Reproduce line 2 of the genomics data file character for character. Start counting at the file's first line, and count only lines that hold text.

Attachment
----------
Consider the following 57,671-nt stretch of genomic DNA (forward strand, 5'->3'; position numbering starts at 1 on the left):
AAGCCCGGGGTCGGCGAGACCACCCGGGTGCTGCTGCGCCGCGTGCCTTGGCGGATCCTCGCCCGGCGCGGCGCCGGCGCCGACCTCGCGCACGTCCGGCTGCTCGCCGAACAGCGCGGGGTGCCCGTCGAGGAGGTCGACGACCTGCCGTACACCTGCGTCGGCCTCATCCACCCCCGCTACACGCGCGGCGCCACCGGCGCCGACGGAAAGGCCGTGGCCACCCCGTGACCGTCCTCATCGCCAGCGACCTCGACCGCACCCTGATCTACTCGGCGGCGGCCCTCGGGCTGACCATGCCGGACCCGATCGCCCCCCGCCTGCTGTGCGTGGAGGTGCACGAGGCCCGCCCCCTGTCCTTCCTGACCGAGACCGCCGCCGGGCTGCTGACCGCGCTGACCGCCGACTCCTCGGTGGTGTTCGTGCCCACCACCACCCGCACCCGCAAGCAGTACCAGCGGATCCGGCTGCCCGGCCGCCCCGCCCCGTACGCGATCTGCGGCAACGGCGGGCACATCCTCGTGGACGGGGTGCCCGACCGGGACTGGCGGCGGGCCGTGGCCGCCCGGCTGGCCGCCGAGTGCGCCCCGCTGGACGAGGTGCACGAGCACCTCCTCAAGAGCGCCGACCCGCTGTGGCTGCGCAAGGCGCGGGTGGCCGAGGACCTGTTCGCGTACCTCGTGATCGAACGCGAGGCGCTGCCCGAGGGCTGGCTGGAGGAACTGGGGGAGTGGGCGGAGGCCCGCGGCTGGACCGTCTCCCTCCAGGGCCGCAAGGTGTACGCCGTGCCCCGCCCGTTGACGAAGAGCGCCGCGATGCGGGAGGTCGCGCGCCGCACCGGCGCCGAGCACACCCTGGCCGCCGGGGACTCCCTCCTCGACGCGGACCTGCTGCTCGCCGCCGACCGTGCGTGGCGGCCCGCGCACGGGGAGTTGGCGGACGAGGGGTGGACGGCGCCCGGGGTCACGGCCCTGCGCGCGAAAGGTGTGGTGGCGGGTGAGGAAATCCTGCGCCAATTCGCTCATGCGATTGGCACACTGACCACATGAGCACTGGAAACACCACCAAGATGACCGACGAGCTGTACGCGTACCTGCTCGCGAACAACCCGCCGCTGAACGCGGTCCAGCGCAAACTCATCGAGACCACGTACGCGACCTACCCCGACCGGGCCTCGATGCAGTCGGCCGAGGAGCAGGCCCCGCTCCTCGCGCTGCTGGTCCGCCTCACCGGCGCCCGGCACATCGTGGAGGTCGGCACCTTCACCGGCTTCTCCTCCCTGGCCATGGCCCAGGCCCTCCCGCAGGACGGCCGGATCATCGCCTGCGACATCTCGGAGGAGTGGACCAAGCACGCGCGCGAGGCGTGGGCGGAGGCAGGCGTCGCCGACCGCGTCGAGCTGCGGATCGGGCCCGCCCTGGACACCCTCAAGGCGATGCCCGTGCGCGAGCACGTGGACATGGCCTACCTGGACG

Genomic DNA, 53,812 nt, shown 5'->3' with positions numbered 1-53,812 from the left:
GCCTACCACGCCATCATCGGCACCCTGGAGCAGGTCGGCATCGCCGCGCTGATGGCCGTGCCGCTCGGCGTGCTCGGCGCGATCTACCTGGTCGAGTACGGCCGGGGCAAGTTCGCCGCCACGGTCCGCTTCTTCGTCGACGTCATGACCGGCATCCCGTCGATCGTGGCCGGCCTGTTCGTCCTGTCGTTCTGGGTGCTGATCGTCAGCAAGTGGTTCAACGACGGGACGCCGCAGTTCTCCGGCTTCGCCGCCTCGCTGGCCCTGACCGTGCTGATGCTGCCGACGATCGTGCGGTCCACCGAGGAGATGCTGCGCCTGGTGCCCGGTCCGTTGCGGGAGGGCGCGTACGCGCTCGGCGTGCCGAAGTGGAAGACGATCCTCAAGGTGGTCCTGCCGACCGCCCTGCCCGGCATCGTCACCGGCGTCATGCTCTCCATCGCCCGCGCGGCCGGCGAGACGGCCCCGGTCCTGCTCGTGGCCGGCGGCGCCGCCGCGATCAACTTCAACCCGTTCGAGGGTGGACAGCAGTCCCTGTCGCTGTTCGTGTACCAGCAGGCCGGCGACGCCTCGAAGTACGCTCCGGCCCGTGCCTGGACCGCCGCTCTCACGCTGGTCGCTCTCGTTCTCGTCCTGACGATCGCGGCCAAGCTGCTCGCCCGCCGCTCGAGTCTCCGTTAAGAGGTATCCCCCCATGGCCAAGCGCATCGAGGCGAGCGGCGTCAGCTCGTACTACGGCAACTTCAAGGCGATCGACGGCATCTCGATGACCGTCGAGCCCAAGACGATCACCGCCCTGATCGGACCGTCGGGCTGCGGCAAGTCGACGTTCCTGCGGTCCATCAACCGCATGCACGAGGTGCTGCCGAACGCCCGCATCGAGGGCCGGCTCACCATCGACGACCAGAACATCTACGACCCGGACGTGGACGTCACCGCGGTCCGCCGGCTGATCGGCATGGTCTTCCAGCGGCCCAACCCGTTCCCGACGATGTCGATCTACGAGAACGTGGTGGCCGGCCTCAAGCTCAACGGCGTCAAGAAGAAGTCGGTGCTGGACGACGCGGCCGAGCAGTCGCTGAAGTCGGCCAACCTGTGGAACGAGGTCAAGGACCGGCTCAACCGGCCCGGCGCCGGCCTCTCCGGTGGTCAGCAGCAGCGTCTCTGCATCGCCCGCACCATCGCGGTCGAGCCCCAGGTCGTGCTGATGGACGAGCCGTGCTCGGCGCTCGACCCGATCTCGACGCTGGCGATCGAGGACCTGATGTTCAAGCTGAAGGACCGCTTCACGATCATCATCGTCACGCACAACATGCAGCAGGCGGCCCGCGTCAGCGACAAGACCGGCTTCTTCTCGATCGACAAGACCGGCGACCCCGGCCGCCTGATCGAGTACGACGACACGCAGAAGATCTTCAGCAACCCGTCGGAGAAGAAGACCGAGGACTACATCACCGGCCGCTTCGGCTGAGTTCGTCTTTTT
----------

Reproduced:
AAGCCCGGGGTCGGCGAGACCACCCGGGTGCTGCTGCGCCGCGTGCCTTGGCGGATCCTCGCCCGGCGCGGCGCCGGCGCCGACCTCGCGCACGTCCGGCTGCTCGCCGAACAGCGCGGGGTGCCCGTCGAGGAGGTCGACGACCTGCCGTACACCTGCGTCGGCCTCATCCACCCCCGCTACACGCGCGGCGCCACCGGCGCCGACGGAAAGGCCGTGGCCACCCCGTGACCGTCCTCATCGCCAGCGACCTCGACCGCACCCTGATCTACTCGGCGGCGGCCCTCGGGCTGACCATGCCGGACCCGATCGCCCCCCGCCTGCTGTGCGTGGAGGTGCACGAGGCCCGCCCCCTGTCCTTCCTGACCGAGACCGCCGCCGGGCTGCTGACCGCGCTGACCGCCGACTCCTCGGTGGTGTTCGTGCCCACCACCACCCGCACCCGCAAGCAGTACCAGCGGATCCGGCTGCCCGGCCGCCCCGCCCCGTACGCGATCTGCGGCAACGGCGGGCACATCCTCGTGGACGGGGTGCCCGACCGGGACTGGCGGCGGGCCGTGGCCGCCCGGCTGGCCGCCGAGTGCGCCCCGCTGGACGAGGTGCACGAGCACCTCCTCAAGAGCGCCGACCCGCTGTGGCTGCGCAAGGCGCGGGTGGCCGAGGACCTGTTCGCGTACCTCGTGATCGAACGCGAGGCGCTGCCCGAGGGCTGGCTGGAGGAACTGGGGGAGTGGGCGGAGGCCCGCGGCTGGACCGTCTCCCTCCAGGGCCGCAAGGTGTACGCCGTGCCCCGCCCGTTGACGAAGAGCGCCGCGATGCGGGAGGTCGCGCGCCGCACCGGCGCCGAGCACACCCTGGCCGCCGGGGACTCCCTCCTCGACGCGGACCTGCTGCTCGCCGCCGACCGTGCGTGGCGGCCCGCGCACGGGGAGTTGGCGGACGAGGGGTGGACGGCGCCCGGGGTCACGGCCCTGCGCGCGAAAGGTGTGGTGGCGGGTGAGGAAATCCTGCGCCAATTCGCTCATGCGATTGGCACACTGACCACATGAGCACTGGAAACACCACCAAGATGACCGACGAGCTGTACGCGTACCTGCTCGCGAACAACCCGCCGCTGAACGCGGTCCAGCGCAAACTCATCGAGACCACGTACGCGACCTACCCCGACCGGGCCTCGATGCAGTCGGCCGAGGAGCAGGCCCCGCTCCTCGCGCTGCTGGTCCGCCTCACCGGCGCCCGGCACATCGTGGAGGTCGGCACCTTCACCGGCTTCTCCTCCCTGGCCATGGCCCAGGCCCTCCCGCAGGACGGCCGGATCATCGCCTGCGACATCTCGGAGGAGTGGACCAAGCACGCGCGCGAGGCGTGGGCGGAGGCAGGCGTCGCCGACCGCGTCGAGCTGCGGATCGGGCCCGCCCTGGACACCCTCAAGGCGATGCCCGTGCGCGAGCACGTGGACATGGCCTACCTGGACG